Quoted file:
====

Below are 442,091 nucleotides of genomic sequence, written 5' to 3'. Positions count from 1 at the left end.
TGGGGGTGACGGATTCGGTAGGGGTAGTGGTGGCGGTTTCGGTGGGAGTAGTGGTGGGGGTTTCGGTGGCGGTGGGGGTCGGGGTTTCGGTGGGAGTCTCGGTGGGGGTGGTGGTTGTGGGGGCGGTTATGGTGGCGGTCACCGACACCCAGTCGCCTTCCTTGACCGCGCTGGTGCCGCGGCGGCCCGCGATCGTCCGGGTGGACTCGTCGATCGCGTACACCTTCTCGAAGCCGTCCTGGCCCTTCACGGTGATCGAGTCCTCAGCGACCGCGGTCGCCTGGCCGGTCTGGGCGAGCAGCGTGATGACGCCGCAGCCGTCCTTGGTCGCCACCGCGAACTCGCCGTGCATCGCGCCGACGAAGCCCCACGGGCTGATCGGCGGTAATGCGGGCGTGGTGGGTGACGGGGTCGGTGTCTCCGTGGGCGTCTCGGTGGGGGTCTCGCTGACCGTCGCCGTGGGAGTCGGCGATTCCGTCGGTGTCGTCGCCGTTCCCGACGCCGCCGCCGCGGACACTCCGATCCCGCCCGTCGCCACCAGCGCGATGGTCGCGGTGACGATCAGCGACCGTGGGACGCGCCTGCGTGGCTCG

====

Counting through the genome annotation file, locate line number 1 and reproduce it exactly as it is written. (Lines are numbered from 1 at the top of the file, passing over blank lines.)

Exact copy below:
Below are 442,091 nucleotides of genomic sequence, written 5' to 3'. Positions count from 1 at the left end.